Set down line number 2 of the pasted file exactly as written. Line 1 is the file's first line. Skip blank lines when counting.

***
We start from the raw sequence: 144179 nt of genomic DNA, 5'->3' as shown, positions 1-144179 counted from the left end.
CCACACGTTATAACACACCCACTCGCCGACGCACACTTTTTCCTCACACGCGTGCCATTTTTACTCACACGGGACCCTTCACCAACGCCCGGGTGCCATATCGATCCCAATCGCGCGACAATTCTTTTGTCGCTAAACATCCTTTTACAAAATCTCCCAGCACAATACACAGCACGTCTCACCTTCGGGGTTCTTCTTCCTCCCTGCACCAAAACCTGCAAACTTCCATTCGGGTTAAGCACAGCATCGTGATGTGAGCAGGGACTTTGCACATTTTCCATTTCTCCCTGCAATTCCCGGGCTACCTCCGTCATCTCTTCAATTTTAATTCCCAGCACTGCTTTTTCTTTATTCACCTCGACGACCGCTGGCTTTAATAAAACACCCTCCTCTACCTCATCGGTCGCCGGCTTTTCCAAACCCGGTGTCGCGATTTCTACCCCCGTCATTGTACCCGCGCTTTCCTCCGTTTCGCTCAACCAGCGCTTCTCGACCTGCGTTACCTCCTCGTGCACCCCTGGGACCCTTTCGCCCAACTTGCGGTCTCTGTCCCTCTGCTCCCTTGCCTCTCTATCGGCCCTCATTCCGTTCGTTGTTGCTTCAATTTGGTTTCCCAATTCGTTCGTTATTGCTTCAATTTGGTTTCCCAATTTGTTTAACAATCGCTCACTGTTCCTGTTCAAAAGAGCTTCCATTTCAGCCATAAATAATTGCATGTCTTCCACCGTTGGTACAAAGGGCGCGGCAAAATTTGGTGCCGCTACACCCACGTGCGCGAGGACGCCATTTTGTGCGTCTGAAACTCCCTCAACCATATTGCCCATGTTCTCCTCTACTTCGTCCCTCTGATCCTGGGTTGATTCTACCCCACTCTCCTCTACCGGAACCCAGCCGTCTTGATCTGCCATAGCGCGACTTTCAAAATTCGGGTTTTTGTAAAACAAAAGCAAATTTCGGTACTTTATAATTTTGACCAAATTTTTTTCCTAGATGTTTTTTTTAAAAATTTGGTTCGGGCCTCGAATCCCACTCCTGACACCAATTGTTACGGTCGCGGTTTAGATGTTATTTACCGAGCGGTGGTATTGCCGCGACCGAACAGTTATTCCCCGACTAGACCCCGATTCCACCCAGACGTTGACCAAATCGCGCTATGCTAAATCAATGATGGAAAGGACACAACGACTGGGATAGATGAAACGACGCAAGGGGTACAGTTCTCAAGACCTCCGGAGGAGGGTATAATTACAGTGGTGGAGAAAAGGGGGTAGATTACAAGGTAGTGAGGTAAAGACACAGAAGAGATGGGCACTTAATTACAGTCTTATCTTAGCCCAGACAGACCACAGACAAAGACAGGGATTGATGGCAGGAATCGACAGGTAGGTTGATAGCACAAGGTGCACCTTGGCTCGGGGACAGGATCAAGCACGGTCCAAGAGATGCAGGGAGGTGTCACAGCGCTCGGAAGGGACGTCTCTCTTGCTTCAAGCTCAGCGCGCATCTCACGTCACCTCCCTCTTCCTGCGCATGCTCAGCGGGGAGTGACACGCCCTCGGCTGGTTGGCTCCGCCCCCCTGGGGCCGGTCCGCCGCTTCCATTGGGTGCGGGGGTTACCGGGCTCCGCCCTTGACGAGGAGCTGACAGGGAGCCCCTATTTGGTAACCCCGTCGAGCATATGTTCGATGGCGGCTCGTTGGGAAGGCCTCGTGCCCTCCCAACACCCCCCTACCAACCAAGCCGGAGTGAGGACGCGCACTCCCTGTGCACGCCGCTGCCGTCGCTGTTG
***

CCACACGTTATAACACACCCACTCGCCGACGCACACTTTTTCCTCACACGCGTGCCATTTTTACTCACACGGGACCCTTCACCAACGCCCGGGTGCCATATCGATCCCAATCGCGCGACAATTCTTTTGTCGCTAAACATCCTTTTACAAAATCTCCCAGCACAATACACAGCACGTCTCACCTTCGGGGTTCTTCTTCCTCCCTGCACCAAAACCTGCAAACTTCCATTCGGGTTAAGCACAGCATCGTGATGTGAGCAGGGACTTTGCACATTTTCCATTTCTCCCTGCAATTCCCGGGCTACCTCCGTCATCTCTTCAATTTTAATTCCCAGCACTGCTTTTTCTTTATTCACCTCGACGACCGCTGGCTTTAATAAAACACCCTCCTCTACCTCATCGGTCGCCGGCTTTTCCAAACCCGGTGTCGCGATTTCTACCCCCGTCATTGTACCCGCGCTTTCCTCCGTTTCGCTCAACCAGCGCTTCTCGACCTGCGTTACCTCCTCGTGCACCCCTGGGACCCTTTCGCCCAACTTGCGGTCTCTGTCCCTCTGCTCCCTTGCCTCTCTATCGGCCCTCATTCCGTTCGTTGTTGCTTCAATTTGGTTTCCCAATTCGTTCGTTATTGCTTCAATTTGGTTTCCCAATTTGTTTAACAATCGCTCACTGTTCCTGTTCAAAAGAGCTTCCATTTCAGCCATAAATAATTGCATGTCTTCCACCGTTGGTACAAAGGGCGCGGCAAAATTTGGTGCCGCTACACCCACGTGCGCGAGGACGCCATTTTGTGCGTCTGAAACTCCCTCAACCATATTGCCCATGTTCTCCTCTACTTCGTCCCTCTGATCCTGGGTTGATTCTACCCCACTCTCCTCTACCGGAACCCAGCCGTCTTGATCTGCCATAGCGCGACTTTCAAAATTCGGGTTTTTGTAAAACAAAAGCAAATTTCGGTACTTTATAATTTTGACCAAATTTTTTTCCTAGATGTTTTTTTTAAAAATTTGGTTCGGGCCTCGAATCCCACTCCTGACACCAATTGTTACGGTCGCGGTTTAGATGTTATTTACCGAGCGGTGGTATTGCCGCGACCGAACAGTTATTCCCCGACTAGACCCCGATTCCACCCAGACGTTGACCAAATCGCGCTATGCTAAATCAATGATGGAAAGGACACAACGACTGGGATAGATGAAACGACGCAAGGGGTACAGTTCTCAAGACCTCCGGAGGAGGGTATAATTACAGTGGTGGAGAAAAGGGGGTAGATTACAAGGTAGTGAGGTAAAGACACAGAAGAGATGGGCACTTAATTACAGTCTTATCTTAGCCCAGACAGACCACAGACAAAGACAGGGATTGATGGCAGGAATCGACAGGTAGGTTGATAGCACAAGGTGCACCTTGGCTCGGGGACAGGATCAAGCACGGTCCAAGAGATGCAGGGAGGTGTCACAGCGCTCGGAAGGGACGTCTCTCTTGCTTCAAGCTCAGCGCGCATCTCACGTCACCTCCCTCTTCCTGCGCATGCTCAGCGGGGAGTGACACGCCCTCGGCTGGTTGGCTCCGCCCCCCTGGGGCCGGTCCGCCGCTTCCATTGGGTGCGGGGGTTACCGGGCTCCGCCCTTGACGAGGAGCTGACAGGGAGCCCCTATTTGGTAACCCCGTCGAGCATATGTTCGATGGCGGCTCGTTGGGAAGGCCTCGTGCCCTCCCAACACCCCCCTACCAACCAAGCCGGAGTGAGGACGCGCACTCCCTGTGCACGCCGCTGCCGTCGCTGTTG